Opera fans will relate to the broad epic themes in Maine native Richard DeCosta’s new filmed opera “K’ai — Death of Dreams.” Epic love, thwarted by seemingly insurmountable outside forces, valor, sacrifice.

Androids, alien slavery, transcending physical bodies to connect in dreams.

Wait, what?

“K’ai — Death of Dreams” may in fact be the first original sci-fi opera — an incredibly ambitious, large-scale work (which DeCosta envisions running six or seven hours when finished) about, paraphrasing from his website:

“An alien tomboy named K’ai is a member of an enslaved alien race who’s never allowed her circumstances to define her. She’s in love with a character named Pivane, but, as he’s an android, their love is forbidden, so she seeks a way to be with him in their dreams and beyond.”

Oh, and did I mention that “K’ai — Death of Dreams” will be sung entirely in an alien language?

“There’ll be subtitles,” assures DeCosta. “Essentially, it’s a foreign film.”

Very foreign.

Like every independent filmmaker, DeCosta has had to make some major adjustments in order to bring his dream to the screen. Originally intending “K’ai” to be shot in 3-D animation, he had to abandon that plan due to Maine’s creative brain drain.

“There are so few good animators available in this area,” DeCosta said. “People will get really good at something, and then they move away from Maine. It seems the animators are the quickest to go.”

So even though DeCosta is an animator (as well as a composer) himself, he realized that the task of animating his dream project would leave him no time to write the music. That’s when he turned to Maine Studios.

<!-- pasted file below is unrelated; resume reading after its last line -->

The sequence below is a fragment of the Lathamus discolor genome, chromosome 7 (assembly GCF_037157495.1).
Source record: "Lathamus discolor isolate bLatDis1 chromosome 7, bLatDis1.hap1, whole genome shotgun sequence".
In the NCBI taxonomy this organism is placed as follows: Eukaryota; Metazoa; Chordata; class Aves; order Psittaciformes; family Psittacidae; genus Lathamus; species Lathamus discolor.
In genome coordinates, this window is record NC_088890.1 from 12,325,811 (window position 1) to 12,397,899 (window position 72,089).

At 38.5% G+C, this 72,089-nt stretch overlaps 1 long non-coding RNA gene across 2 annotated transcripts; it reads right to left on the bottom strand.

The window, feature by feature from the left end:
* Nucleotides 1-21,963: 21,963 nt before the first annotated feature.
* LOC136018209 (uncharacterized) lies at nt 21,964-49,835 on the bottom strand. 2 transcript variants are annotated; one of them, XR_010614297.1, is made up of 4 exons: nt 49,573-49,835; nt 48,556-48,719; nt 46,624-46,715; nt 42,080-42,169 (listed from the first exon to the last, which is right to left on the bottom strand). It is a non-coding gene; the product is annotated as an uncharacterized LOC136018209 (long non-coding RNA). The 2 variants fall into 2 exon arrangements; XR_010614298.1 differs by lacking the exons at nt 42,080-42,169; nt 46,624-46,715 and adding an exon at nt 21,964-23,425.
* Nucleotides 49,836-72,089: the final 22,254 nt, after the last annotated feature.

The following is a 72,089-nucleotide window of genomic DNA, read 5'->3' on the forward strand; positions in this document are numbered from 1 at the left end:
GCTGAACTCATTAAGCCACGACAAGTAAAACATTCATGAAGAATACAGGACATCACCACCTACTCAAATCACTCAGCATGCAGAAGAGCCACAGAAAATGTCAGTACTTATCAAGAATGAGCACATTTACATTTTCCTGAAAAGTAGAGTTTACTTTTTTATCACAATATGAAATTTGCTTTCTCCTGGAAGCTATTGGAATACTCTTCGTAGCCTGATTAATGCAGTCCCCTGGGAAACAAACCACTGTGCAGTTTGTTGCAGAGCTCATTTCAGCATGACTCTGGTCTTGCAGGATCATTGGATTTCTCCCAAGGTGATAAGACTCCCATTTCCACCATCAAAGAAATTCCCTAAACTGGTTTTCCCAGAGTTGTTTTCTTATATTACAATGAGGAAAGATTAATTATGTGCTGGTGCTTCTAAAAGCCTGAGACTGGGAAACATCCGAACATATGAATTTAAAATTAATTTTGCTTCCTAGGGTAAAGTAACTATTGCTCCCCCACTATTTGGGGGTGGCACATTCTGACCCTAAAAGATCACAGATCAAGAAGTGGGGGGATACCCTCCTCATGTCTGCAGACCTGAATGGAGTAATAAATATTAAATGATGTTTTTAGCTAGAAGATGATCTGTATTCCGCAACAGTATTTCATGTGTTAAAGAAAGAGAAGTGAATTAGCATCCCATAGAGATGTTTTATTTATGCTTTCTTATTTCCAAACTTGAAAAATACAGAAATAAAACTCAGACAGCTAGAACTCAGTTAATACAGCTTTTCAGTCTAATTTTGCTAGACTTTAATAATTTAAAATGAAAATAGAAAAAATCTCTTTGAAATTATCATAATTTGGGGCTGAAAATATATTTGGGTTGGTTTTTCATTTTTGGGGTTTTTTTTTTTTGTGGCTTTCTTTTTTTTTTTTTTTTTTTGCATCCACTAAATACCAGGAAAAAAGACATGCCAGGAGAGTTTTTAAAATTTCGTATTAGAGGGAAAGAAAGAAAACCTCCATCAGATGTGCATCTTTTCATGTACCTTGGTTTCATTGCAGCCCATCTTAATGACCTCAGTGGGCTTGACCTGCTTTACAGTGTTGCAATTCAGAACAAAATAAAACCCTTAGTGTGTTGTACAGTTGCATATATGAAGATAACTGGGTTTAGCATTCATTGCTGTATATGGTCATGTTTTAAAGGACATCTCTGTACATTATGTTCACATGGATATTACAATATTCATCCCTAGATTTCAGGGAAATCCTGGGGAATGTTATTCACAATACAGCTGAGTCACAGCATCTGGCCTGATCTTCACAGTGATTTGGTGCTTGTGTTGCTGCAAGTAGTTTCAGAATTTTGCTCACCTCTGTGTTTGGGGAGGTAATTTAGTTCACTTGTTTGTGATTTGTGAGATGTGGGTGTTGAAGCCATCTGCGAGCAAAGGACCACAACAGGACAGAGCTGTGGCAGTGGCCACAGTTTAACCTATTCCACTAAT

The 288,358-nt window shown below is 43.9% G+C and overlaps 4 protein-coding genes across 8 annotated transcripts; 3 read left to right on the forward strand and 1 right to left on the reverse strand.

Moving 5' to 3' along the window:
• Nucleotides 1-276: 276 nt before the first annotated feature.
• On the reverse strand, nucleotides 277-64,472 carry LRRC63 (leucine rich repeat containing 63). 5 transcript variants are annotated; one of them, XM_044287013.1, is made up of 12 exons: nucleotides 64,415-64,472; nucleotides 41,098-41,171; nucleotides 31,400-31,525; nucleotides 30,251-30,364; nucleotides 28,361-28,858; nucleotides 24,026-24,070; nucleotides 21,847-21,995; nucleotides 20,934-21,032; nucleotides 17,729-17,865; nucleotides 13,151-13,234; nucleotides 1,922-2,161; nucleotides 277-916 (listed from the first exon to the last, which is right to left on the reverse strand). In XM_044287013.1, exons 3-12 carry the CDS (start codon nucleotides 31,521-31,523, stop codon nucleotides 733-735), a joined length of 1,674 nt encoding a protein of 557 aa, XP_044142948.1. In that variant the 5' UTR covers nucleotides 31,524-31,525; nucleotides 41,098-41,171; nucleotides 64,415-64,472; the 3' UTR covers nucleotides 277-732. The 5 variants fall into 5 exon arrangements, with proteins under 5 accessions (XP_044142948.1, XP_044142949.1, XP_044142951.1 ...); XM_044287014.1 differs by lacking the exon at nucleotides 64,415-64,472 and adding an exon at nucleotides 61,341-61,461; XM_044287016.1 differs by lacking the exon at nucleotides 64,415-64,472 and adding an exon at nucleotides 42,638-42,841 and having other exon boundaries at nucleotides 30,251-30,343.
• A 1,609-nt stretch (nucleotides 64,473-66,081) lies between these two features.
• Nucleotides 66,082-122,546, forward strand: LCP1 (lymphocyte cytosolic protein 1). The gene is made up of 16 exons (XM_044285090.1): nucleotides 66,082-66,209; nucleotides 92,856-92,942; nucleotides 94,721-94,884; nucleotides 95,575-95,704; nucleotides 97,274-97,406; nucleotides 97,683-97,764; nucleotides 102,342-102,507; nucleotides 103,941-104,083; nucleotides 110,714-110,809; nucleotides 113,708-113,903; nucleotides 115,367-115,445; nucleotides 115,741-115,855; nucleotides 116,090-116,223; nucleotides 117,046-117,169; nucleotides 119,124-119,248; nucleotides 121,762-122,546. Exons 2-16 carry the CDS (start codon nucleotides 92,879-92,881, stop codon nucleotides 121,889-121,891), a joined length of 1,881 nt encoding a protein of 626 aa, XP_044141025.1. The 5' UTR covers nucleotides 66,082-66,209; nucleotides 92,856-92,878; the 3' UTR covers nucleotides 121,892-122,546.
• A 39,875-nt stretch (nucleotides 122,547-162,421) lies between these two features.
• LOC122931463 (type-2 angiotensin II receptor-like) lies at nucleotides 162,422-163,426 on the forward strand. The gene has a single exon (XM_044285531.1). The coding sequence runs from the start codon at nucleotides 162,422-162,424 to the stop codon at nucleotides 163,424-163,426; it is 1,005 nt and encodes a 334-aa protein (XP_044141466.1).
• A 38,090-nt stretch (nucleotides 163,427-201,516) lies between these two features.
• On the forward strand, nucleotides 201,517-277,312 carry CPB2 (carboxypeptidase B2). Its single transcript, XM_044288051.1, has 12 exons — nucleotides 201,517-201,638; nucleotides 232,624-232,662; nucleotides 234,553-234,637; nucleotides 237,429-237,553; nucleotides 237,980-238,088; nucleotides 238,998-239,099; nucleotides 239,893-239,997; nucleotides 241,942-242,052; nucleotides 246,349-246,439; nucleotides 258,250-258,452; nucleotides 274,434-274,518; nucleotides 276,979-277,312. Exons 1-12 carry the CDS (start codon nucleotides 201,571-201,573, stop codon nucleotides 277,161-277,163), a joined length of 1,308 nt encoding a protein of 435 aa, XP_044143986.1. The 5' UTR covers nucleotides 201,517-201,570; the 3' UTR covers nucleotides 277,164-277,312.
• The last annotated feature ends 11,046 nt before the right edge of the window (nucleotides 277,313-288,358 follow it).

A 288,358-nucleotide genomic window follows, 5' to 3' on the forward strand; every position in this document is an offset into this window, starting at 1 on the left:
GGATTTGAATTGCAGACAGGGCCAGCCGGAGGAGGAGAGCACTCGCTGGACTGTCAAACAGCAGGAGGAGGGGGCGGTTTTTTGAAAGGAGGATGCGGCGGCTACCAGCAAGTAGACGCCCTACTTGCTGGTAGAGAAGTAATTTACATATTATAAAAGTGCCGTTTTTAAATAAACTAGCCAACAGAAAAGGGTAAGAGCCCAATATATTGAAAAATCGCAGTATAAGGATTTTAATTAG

“Now we’re going to use real actors and real opera singers,” he said, touting the casting of Portland mezzo-soprano Nicole J. Rawding in the pivotal role of K’ai. “We’re shooting in all high-definition with green screen, alien makeup, the works.”

As for the alien language, DeCosta had originally planned it as something audiences might find familiar. “Originally, I wanted to do it in the language from ‘Avatar,’ at least partly to get James Cameron’s attention, but the studio owns the language and wouldn’t budge.”

Like his heroine, undeterred by the unfeeling forces arrayed against him, the multi-talented DeCosta (also a software designer) made up his own.

“Actually, I’m glad they said no, because the language I created is actually more suited to opera — there are more vowels, more space, it’s easier to pronounce,” he said. “I came up with a set of rules, grammar, vocabulary, then designed a program that transposes letters, looks for combinations of letters and creates patterns, cleans it up and makes it singable.” (To hear several of these alien arias, check out composer.richarddecosta.com.)

As to when we’ll get to see, and hear, the completed film, DeCosta states that, while the music is almost completed, the first scene will film in the next month or so.

And then the real work begins.

“I’m lucky enough to have landed the most lucrative day job of my career, so I’m funding everything by myself at this point,” says DeCosta. “When this first segment is done, which will be small enough in scale but hopefully will give a sense of the scope, then we’ll put it up on the website and enter it into every film festival we can find. After that, we have a PR person looking for investors. Ideally, then I can work on it full time.”

Sci-fi fans, local film fans and opera fans will all find something for them in “Kai — Death of Dreams.”

And if you’re all three, this is your lucky day.

Dennis Perkins is a Portland freelance writer.

 

 


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